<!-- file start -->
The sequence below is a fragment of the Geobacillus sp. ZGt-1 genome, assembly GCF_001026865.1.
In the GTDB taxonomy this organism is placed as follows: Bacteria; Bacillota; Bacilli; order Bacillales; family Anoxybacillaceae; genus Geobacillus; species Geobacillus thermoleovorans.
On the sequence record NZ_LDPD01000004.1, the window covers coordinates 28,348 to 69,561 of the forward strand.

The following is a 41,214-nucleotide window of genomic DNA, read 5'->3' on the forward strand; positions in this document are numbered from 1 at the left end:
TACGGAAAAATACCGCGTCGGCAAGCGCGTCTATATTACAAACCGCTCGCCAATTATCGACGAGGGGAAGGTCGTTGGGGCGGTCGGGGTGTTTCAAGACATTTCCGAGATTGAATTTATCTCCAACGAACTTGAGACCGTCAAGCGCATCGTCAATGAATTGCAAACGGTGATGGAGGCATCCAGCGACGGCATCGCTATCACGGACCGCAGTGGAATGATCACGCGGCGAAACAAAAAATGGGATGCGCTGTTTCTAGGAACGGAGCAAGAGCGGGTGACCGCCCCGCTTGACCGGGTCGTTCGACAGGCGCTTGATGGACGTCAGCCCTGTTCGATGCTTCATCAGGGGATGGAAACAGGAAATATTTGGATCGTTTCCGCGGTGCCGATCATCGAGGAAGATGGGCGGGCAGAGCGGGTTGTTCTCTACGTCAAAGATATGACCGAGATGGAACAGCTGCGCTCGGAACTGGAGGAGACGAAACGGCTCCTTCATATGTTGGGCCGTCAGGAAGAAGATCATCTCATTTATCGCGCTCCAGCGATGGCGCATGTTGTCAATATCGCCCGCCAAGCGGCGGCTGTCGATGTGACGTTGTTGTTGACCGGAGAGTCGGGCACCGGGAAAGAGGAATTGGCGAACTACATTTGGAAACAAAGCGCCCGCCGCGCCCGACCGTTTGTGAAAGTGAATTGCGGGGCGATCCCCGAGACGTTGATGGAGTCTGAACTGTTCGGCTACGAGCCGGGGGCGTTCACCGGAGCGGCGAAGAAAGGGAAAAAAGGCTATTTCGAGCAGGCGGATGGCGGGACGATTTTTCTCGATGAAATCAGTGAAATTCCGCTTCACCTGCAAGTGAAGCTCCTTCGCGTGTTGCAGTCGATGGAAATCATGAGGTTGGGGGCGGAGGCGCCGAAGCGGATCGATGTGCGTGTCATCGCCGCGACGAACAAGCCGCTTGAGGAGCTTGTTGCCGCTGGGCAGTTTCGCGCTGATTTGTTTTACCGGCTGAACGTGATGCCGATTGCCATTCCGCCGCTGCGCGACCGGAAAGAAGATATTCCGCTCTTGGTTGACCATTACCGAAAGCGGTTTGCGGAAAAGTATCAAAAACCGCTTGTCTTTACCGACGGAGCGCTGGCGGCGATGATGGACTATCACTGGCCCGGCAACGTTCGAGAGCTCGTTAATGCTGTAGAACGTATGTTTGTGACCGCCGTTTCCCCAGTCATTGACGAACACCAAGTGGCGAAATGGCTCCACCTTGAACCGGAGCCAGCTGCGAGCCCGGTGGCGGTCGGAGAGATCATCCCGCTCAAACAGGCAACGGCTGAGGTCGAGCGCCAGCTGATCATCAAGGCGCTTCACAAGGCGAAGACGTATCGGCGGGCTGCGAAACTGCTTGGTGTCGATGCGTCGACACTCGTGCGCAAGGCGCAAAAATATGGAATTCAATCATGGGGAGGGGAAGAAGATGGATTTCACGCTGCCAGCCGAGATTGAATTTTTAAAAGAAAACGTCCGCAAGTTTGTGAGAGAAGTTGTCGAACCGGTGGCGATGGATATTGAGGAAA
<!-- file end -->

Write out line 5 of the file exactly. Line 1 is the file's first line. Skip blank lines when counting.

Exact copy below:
TACGGAAAAATACCGCGTCGGCAAGCGCGTCTATATTACAAACCGCTCGCCAATTATCGACGAGGGGAAGGTCGTTGGGGCGGTCGGGGTGTTTCAAGACATTTCCGAGATTGAATTTATCTCCAACGAACTTGAGACCGTCAAGCGCATCGTCAATGAATTGCAAACGGTGATGGAGGCATCCAGCGACGGCATCGCTATCACGGACCGCAGTGGAATGATCACGCGGCGAAACAAAAAATGGGATGCGCTGTTTCTAGGAACGGAGCAAGAGCGGGTGACCGCCCCGCTTGACCGGGTCGTTCGACAGGCGCTTGATGGACGTCAGCCCTGTTCGATGCTTCATCAGGGGATGGAAACAGGAAATATTTGGATCGTTTCCGCGGTGCCGATCATCGAGGAAGATGGGCGGGCAGAGCGGGTTGTTCTCTACGTCAAAGATATGACCGAGATGGAACAGCTGCGCTCGGAACTGGAGGAGACGAAACGGCTCCTTCATATGTTGGGCCGTCAGGAAGAAGATCATCTCATTTATCGCGCTCCAGCGATGGCGCATGTTGTCAATATCGCCCGCCAAGCGGCGGCTGTCGATGTGACGTTGTTGTTGACCGGAGAGTCGGGCACCGGGAAAGAGGAATTGGCGAACTACATTTGGAAACAAAGCGCCCGCCGCGCCCGACCGTTTGTGAAAGTGAATTGCGGGGCGATCCCCGAGACGTTGATGGAGTCTGAACTGTTCGGCTACGAGCCGGGGGCGTTCACCGGAGCGGCGAAGAAAGGGAAAAAAGGCTATTTCGAGCAGGCGGATGGCGGGACGATTTTTCTCGATGAAATCAGTGAAATTCCGCTTCACCTGCAAGTGAAGCTCCTTCGCGTGTTGCAGTCGATGGAAATCATGAGGTTGGGGGCGGAGGCGCCGAAGCGGATCGATGTGCGTGTCATCGCCGCGACGAACAAGCCGCTTGAGGAGCTTGTTGCCGCTGGGCAGTTTCGCGCTGATTTGTTTTACCGGCTGAACGTGATGCCGATTGCCATTCCGCCGCTGCGCGACCGGAAAGAAGATATTCCGCTCTTGGTTGACCATTACCGAAAGCGGTTTGCGGAAAAGTATCAAAAACCGCTTGTCTTTACCGACGGAGCGCTGGCGGCGATGATGGACTATCACTGGCCCGGCAACGTTCGAGAGCTCGTTAATGCTGTAGAACGTATGTTTGTGACCGCCGTTTCCCCAGTCATTGACGAACACCAAGTGGCGAAATGGCTCCACCTTGAACCGGAGCCAGCTGCGAGCCCGGTGGCGGTCGGAGAGATCATCCCGCTCAAACAGGCAACGGCTGAGGTCGAGCGCCAGCTGATCATCAAGGCGCTTCACAAGGCGAAGACGTATCGGCGGGCTGCGAAACTGCTTGGTGTCGATGCGTCGACACTCGTGCGCAAGGCGCAAAAATATGGAATTCAATCATGGGGAGGGGAAGAAGATGGATTTCACGCTGCCAGCCGAGATTGAATTTTTAAAAGAAAACGTCCGCAAGTTTGTGAGAGAAGTTGTCGAACCGGTGGCGATGGATATTGAGGAAA